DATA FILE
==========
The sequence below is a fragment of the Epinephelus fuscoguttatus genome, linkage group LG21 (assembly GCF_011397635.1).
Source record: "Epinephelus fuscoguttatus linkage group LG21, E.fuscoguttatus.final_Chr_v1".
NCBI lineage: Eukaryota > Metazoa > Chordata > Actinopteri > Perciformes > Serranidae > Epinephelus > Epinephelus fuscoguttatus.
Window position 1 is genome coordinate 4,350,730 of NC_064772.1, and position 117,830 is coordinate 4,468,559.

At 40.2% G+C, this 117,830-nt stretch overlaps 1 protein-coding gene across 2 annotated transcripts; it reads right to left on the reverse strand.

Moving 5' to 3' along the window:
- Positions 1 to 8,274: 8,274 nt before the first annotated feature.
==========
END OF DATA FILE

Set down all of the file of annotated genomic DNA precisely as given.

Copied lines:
The sequence below is a fragment of the Epinephelus fuscoguttatus genome, linkage group LG21 (assembly GCF_011397635.1).
Source record: "Epinephelus fuscoguttatus linkage group LG21, E.fuscoguttatus.final_Chr_v1".
NCBI lineage: Eukaryota > Metazoa > Chordata > Actinopteri > Perciformes > Serranidae > Epinephelus > Epinephelus fuscoguttatus.
Window position 1 is genome coordinate 4,350,730 of NC_064772.1, and position 117,830 is coordinate 4,468,559.

At 40.2% G+C, this 117,830-nt stretch overlaps 1 protein-coding gene across 2 annotated transcripts; it reads right to left on the reverse strand.

Moving 5' to 3' along the window:
- Positions 1 to 8,274: 8,274 nt before the first annotated feature.